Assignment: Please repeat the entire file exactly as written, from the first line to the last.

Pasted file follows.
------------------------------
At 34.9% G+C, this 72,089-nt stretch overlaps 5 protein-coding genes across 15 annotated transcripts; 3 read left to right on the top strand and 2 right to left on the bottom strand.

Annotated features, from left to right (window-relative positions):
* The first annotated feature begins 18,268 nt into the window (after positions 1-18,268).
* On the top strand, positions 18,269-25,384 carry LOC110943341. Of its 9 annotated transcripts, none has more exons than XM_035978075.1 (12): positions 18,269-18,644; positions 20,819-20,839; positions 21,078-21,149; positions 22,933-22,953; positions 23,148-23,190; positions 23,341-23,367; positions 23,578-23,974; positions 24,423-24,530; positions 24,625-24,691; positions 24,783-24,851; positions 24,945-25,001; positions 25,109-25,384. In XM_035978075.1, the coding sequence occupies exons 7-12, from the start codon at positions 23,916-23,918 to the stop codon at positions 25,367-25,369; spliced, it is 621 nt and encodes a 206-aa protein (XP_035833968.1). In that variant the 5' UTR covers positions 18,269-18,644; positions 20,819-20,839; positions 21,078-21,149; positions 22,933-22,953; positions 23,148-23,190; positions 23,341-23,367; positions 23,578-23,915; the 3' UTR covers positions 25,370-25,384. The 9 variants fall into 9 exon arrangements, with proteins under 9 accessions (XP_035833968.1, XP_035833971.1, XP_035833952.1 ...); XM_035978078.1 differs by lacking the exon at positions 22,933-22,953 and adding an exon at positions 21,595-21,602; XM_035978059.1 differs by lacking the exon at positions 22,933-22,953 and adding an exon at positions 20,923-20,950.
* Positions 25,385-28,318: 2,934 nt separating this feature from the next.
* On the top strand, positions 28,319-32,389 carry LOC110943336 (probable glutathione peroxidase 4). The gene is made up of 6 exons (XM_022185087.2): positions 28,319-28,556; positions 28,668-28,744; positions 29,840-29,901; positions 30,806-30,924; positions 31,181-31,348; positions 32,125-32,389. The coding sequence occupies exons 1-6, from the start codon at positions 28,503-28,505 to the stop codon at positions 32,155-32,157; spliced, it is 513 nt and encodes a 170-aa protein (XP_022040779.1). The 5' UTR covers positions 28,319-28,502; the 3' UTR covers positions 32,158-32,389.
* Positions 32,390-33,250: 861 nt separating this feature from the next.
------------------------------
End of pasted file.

At 34.9% G+C, this 72,089-nt stretch overlaps 5 protein-coding genes across 15 annotated transcripts; 3 read left to right on the top strand and 2 right to left on the bottom strand.

Annotated features, from left to right (window-relative positions):
* The first annotated feature begins 18,268 nt into the window (after positions 1-18,268).
* On the top strand, positions 18,269-25,384 carry LOC110943341. Of its 9 annotated transcripts, none has more exons than XM_035978075.1 (12): positions 18,269-18,644; positions 20,819-20,839; positions 21,078-21,149; positions 22,933-22,953; positions 23,148-23,190; positions 23,341-23,367; positions 23,578-23,974; positions 24,423-24,530; positions 24,625-24,691; positions 24,783-24,851; positions 24,945-25,001; positions 25,109-25,384. In XM_035978075.1, the coding sequence occupies exons 7-12, from the start codon at positions 23,916-23,918 to the stop codon at positions 25,367-25,369; spliced, it is 621 nt and encodes a 206-aa protein (XP_035833968.1). In that variant the 5' UTR covers positions 18,269-18,644; positions 20,819-20,839; positions 21,078-21,149; positions 22,933-22,953; positions 23,148-23,190; positions 23,341-23,367; positions 23,578-23,915; the 3' UTR covers positions 25,370-25,384. The 9 variants fall into 9 exon arrangements, with proteins under 9 accessions (XP_035833968.1, XP_035833971.1, XP_035833952.1 ...); XM_035978078.1 differs by lacking the exon at positions 22,933-22,953 and adding an exon at positions 21,595-21,602; XM_035978059.1 differs by lacking the exon at positions 22,933-22,953 and adding an exon at positions 20,923-20,950.
* Positions 25,385-28,318: 2,934 nt separating this feature from the next.
* On the top strand, positions 28,319-32,389 carry LOC110943336 (probable glutathione peroxidase 4). The gene is made up of 6 exons (XM_022185087.2): positions 28,319-28,556; positions 28,668-28,744; positions 29,840-29,901; positions 30,806-30,924; positions 31,181-31,348; positions 32,125-32,389. The coding sequence occupies exons 1-6, from the start codon at positions 28,503-28,505 to the stop codon at positions 32,155-32,157; spliced, it is 513 nt and encodes a 170-aa protein (XP_022040779.1). The 5' UTR covers positions 28,319-28,502; the 3' UTR covers positions 32,158-32,389.
* Positions 32,390-33,250: 861 nt separating this feature from the next.